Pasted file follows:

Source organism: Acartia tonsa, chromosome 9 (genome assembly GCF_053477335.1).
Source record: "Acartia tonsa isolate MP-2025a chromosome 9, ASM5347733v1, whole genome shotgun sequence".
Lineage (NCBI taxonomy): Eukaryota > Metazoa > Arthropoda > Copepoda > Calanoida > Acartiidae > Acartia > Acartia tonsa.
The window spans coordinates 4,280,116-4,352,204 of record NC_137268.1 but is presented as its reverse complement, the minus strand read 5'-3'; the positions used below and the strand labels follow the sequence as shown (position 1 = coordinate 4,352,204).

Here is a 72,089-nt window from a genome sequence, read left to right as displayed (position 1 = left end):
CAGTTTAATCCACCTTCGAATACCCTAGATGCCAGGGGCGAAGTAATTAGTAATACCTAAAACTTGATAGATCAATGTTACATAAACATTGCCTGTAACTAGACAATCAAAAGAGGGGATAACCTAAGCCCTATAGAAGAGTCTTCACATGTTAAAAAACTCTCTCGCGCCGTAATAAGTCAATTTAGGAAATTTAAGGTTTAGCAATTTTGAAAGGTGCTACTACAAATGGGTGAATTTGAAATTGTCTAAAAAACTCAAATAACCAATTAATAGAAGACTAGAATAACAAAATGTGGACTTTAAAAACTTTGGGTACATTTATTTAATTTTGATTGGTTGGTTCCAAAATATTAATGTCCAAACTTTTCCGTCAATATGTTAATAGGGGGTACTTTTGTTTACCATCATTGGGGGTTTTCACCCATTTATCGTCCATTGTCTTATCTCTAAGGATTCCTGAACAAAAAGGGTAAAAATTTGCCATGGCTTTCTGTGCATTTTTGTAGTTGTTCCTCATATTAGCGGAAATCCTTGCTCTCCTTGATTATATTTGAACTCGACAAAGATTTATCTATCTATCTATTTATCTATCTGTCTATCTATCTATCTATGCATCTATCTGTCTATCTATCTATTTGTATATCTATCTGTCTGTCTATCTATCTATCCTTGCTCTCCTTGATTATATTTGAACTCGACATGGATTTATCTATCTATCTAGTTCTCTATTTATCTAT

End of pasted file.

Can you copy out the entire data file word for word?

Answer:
Source organism: Acartia tonsa, chromosome 9 (genome assembly GCF_053477335.1).
Source record: "Acartia tonsa isolate MP-2025a chromosome 9, ASM5347733v1, whole genome shotgun sequence".
Lineage (NCBI taxonomy): Eukaryota > Metazoa > Arthropoda > Copepoda > Calanoida > Acartiidae > Acartia > Acartia tonsa.
The window spans coordinates 4,280,116-4,352,204 of record NC_137268.1 but is presented as its reverse complement, the minus strand read 5'-3'; the positions used below and the strand labels follow the sequence as shown (position 1 = coordinate 4,352,204).

Here is a 72,089-nt window from a genome sequence, read left to right as displayed (position 1 = left end):
CAGTTTAATCCACCTTCGAATACCCTAGATGCCAGGGGCGAAGTAATTAGTAATACCTAAAACTTGATAGATCAATGTTACATAAACATTGCCTGTAACTAGACAATCAAAAGAGGGGATAACCTAAGCCCTATAGAAGAGTCTTCACATGTTAAAAAACTCTCTCGCGCCGTAATAAGTCAATTTAGGAAATTTAAGGTTTAGCAATTTTGAAAGGTGCTACTACAAATGGGTGAATTTGAAATTGTCTAAAAAACTCAAATAACCAATTAATAGAAGACTAGAATAACAAAATGTGGACTTTAAAAACTTTGGGTACATTTATTTAATTTTGATTGGTTGGTTCCAAAATATTAATGTCCAAACTTTTCCGTCAATATGTTAATAGGGGGTACTTTTGTTTACCATCATTGGGGGTTTTCACCCATTTATCGTCCATTGTCTTATCTCTAAGGATTCCTGAACAAAAAGGGTAAAAATTTGCCATGGCTTTCTGTGCATTTTTGTAGTTGTTCCTCATATTAGCGGAAATCCTTGCTCTCCTTGATTATATTTGAACTCGACAAAGATTTATCTATCTATCTATTTATCTATCTGTCTATCTATCTATCTATGCATCTATCTGTCTATCTATCTATTTGTATATCTATCTGTCTGTCTATCTATCTATCCTTGCTCTCCTTGATTATATTTGAACTCGACATGGATTTATCTATCTATCTAGTTCTCTATTTATCTAT